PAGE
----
“Domestic culture at all times protected the identity of Russia,” Mr. Putin said. “It readily accepted all the best and creative, but rejected the deceitful and fleeting, that which destroyed continuity of our spiritual values, moral principles and historical memory.”
Russia, Mr. Putin’s argument goes, is culturally superior, because it respects history and traditional values. Now, he says, the West is betraying its cravenness and “Russophobia” by trying to “cancel” Russia itself, including its contributions to the arts and to history, particularly to the defeat of Nazi Germany.
Indeed, how broadly to punish Russian cultural figures in response to the war in Ukraine is a topic of debate around the world. Some have called for Russia’s total isolation, while others argue that blanket bans on all Russian entries at film festivals, for example, go too far.
Russia-Ukraine War: Key Developments
In the main, however, relatively few Russian artists have been “canceled,” as Mr. Putin would have it. While there have been scattered examples of arts organizations in the West canceling Russian works and performers in the aftermath of Mr. Putin’s invasion of Ukraine, the vast majority have continued to prominently feature Russian culture.
The Metropolitan Opera on Friday was opening a revival of Tchaikovsky’s “Eugene Onegin” featuring three Russian artists. That same night, the New York Philharmonic was performing Shostakovich’s Ninth Symphony (next week, the orchestra will play Rachmaninoff and Prokofiev). The Chicago Symphony, meanwhile, is in the midst of a series of all-Tchaikovsky concerts.
To Mr. Putin, though, the idea that the West is rising up against all things Russian is a convenient foil. He had the conductor Valery Gergiev join him for Friday’s videoconference, which was held to mark Culture Workers’ Day in Russia and honored the winners of a Kremlin arts prize.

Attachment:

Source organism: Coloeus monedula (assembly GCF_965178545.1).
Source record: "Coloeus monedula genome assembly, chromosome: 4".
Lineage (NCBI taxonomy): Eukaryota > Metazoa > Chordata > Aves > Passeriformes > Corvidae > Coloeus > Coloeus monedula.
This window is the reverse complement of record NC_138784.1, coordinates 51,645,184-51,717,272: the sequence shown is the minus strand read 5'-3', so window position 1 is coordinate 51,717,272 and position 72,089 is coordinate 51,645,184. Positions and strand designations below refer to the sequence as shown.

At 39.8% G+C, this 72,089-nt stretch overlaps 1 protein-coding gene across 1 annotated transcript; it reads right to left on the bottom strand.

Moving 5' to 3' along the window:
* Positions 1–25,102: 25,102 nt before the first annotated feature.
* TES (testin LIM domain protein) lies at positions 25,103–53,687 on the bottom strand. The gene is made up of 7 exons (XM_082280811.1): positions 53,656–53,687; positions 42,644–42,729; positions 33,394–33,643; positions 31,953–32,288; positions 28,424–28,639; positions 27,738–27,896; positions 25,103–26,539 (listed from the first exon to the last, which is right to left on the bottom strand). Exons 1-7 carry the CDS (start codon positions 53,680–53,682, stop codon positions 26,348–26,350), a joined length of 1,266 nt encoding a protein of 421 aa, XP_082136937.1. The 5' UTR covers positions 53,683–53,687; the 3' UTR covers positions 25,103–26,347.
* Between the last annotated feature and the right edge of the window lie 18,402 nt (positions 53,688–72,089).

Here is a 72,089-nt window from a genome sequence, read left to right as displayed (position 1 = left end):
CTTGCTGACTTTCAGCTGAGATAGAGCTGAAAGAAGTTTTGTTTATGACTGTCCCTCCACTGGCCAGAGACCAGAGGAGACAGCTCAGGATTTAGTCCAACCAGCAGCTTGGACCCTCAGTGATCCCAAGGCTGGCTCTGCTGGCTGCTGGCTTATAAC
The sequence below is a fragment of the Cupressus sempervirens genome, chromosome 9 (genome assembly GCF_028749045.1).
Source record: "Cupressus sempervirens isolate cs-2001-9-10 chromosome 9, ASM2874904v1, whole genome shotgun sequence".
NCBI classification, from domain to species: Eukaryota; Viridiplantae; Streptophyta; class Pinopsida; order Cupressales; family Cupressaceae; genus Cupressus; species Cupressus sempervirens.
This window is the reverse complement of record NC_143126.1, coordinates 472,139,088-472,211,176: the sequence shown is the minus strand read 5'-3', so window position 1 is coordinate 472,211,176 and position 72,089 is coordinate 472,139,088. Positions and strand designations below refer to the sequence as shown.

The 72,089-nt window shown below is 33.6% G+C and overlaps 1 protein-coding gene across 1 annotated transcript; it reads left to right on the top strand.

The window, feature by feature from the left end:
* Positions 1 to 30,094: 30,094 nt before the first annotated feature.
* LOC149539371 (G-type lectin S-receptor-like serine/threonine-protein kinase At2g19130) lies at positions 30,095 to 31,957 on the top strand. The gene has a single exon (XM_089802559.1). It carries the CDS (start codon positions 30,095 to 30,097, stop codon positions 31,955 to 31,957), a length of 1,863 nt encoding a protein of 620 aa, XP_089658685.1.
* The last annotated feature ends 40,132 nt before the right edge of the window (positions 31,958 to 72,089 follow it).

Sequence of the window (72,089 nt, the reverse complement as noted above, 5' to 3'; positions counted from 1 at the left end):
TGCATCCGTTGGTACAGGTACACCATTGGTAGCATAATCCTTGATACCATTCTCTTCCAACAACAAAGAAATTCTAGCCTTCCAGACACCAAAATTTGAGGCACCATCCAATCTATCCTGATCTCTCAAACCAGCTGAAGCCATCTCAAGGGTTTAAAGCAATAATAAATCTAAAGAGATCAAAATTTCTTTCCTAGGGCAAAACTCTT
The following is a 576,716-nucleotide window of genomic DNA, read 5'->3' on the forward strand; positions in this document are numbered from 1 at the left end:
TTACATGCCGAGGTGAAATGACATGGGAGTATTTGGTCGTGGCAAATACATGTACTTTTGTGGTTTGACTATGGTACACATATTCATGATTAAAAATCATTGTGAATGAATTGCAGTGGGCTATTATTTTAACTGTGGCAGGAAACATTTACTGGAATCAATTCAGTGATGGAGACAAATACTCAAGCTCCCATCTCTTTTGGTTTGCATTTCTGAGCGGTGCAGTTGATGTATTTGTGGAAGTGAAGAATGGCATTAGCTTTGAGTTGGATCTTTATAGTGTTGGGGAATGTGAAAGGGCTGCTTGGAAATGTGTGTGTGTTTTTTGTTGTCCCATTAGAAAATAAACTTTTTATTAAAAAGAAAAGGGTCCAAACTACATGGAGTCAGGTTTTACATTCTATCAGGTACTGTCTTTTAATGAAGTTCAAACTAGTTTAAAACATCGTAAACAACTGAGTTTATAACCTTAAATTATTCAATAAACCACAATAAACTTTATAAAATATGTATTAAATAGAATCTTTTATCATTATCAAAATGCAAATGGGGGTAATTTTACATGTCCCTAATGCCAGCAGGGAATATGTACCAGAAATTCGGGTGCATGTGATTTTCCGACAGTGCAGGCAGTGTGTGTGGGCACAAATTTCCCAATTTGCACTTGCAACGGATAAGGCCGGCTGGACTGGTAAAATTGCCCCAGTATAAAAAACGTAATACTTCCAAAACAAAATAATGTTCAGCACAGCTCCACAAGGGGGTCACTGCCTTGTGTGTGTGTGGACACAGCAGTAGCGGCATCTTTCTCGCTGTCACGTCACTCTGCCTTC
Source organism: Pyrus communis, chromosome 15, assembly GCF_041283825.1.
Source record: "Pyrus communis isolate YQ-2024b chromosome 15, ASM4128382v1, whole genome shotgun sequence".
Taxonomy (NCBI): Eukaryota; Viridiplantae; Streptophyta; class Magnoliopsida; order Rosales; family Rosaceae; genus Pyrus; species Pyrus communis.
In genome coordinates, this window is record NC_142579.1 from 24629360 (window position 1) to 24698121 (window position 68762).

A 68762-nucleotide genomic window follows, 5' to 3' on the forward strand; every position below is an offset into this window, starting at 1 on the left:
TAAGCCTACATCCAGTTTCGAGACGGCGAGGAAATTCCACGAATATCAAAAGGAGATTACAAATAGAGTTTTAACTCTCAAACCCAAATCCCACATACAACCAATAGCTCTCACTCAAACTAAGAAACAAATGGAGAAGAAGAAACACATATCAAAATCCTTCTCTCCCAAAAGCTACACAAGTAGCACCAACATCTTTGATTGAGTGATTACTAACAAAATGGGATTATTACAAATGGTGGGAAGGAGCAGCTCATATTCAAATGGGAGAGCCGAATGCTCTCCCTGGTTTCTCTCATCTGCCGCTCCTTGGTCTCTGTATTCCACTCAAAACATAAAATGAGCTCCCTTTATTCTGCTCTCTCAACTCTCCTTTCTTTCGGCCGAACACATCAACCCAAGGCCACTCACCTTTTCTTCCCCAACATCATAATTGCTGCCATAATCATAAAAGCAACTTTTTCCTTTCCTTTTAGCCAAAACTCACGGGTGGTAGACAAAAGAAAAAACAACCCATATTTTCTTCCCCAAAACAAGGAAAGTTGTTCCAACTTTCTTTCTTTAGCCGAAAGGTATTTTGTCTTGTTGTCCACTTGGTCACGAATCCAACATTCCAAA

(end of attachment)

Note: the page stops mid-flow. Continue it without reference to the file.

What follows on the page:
Mr. Gergiev, a prominent supporter of Mr. Putin, was removed from his post as chief conductor of the Munich Philharmonic this month after he refused to denounce the invasion of Ukraine. On Friday, Mr. Putin dangled what appeared to be a reward for Mr. Gergiev’s loyalty: He asked the conductor whether he was interested in “recreating a common directorate” that would unite the Bolshoi Theater in Moscow with the Mariinsky Theater in St. Petersburg.
The Bolshoi is currently led by Vladimir Urin, who last month signed a letter expressing his opposition to the war in Ukraine. Mr. Gergiev did not respond to a request for comment on Friday. The Bolshoi said no personnel changes had been announced.
“What’s most important right now is to indoctrinate his supporters,” Mr. Kolesnikov, the analyst, said of Mr. Putin. The message: “Our cultural life is not ending, and we don’t need anything from the West.”
For Ms. Rowling, whose “Harry Potter” books are immensely popular in Russia, being defended by Mr. Putin as a victim of Western “cancel culture” apparently did not sit well.
“Critiques of Western cancel culture are possibly not best made by those currently slaughtering civilians for the crime of resistance, or who jail and poison their critics,” Ms. Rowling posted on Twitter, in response to Mr. Putin’s remarks.
Anton Troianovski reported from Istanbul and Javier C. Hernandez from New York. Reporting contributed by Alina Lobzina and Ivan Nechepurenko in Istanbul.